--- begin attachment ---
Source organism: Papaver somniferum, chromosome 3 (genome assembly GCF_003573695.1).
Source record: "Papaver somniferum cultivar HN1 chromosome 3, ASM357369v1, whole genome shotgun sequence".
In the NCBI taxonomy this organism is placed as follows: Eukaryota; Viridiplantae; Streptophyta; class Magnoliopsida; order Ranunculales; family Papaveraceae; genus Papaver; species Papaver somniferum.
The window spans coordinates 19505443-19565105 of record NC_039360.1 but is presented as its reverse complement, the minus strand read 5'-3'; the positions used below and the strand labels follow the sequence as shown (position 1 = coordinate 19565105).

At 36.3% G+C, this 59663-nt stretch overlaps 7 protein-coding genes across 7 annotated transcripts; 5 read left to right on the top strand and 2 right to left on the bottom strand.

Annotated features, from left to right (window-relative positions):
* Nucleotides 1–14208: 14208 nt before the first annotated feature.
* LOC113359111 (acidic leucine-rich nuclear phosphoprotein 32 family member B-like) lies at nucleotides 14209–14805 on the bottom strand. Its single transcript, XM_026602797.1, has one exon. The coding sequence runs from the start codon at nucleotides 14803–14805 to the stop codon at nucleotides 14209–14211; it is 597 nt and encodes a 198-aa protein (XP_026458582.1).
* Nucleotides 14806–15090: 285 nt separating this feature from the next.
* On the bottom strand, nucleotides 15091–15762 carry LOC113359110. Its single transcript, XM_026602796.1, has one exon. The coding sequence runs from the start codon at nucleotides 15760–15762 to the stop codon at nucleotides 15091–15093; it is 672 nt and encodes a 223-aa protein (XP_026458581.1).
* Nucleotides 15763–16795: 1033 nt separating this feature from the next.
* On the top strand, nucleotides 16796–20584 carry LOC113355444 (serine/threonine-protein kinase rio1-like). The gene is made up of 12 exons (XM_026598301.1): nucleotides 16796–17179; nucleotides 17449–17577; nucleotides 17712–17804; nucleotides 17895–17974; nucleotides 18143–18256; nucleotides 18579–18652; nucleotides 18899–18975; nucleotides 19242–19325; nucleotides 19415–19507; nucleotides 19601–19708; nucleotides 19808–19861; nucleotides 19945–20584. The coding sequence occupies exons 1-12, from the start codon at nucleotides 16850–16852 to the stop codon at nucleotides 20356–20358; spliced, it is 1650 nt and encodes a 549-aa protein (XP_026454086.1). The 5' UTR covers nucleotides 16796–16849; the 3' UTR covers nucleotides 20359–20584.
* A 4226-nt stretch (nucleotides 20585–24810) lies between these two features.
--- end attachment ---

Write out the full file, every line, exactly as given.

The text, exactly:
Source organism: Papaver somniferum, chromosome 3 (genome assembly GCF_003573695.1).
Source record: "Papaver somniferum cultivar HN1 chromosome 3, ASM357369v1, whole genome shotgun sequence".
In the NCBI taxonomy this organism is placed as follows: Eukaryota; Viridiplantae; Streptophyta; class Magnoliopsida; order Ranunculales; family Papaveraceae; genus Papaver; species Papaver somniferum.
The window spans coordinates 19505443-19565105 of record NC_039360.1 but is presented as its reverse complement, the minus strand read 5'-3'; the positions used below and the strand labels follow the sequence as shown (position 1 = coordinate 19565105).

At 36.3% G+C, this 59663-nt stretch overlaps 7 protein-coding genes across 7 annotated transcripts; 5 read left to right on the top strand and 2 right to left on the bottom strand.

Annotated features, from left to right (window-relative positions):
* Nucleotides 1–14208: 14208 nt before the first annotated feature.
* LOC113359111 (acidic leucine-rich nuclear phosphoprotein 32 family member B-like) lies at nucleotides 14209–14805 on the bottom strand. Its single transcript, XM_026602797.1, has one exon. The coding sequence runs from the start codon at nucleotides 14803–14805 to the stop codon at nucleotides 14209–14211; it is 597 nt and encodes a 198-aa protein (XP_026458582.1).
* Nucleotides 14806–15090: 285 nt separating this feature from the next.
* On the bottom strand, nucleotides 15091–15762 carry LOC113359110. Its single transcript, XM_026602796.1, has one exon. The coding sequence runs from the start codon at nucleotides 15760–15762 to the stop codon at nucleotides 15091–15093; it is 672 nt and encodes a 223-aa protein (XP_026458581.1).
* Nucleotides 15763–16795: 1033 nt separating this feature from the next.
* On the top strand, nucleotides 16796–20584 carry LOC113355444 (serine/threonine-protein kinase rio1-like). The gene is made up of 12 exons (XM_026598301.1): nucleotides 16796–17179; nucleotides 17449–17577; nucleotides 17712–17804; nucleotides 17895–17974; nucleotides 18143–18256; nucleotides 18579–18652; nucleotides 18899–18975; nucleotides 19242–19325; nucleotides 19415–19507; nucleotides 19601–19708; nucleotides 19808–19861; nucleotides 19945–20584. The coding sequence occupies exons 1-12, from the start codon at nucleotides 16850–16852 to the stop codon at nucleotides 20356–20358; spliced, it is 1650 nt and encodes a 549-aa protein (XP_026454086.1). The 5' UTR covers nucleotides 16796–16849; the 3' UTR covers nucleotides 20359–20584.
* A 4226-nt stretch (nucleotides 20585–24810) lies between these two features.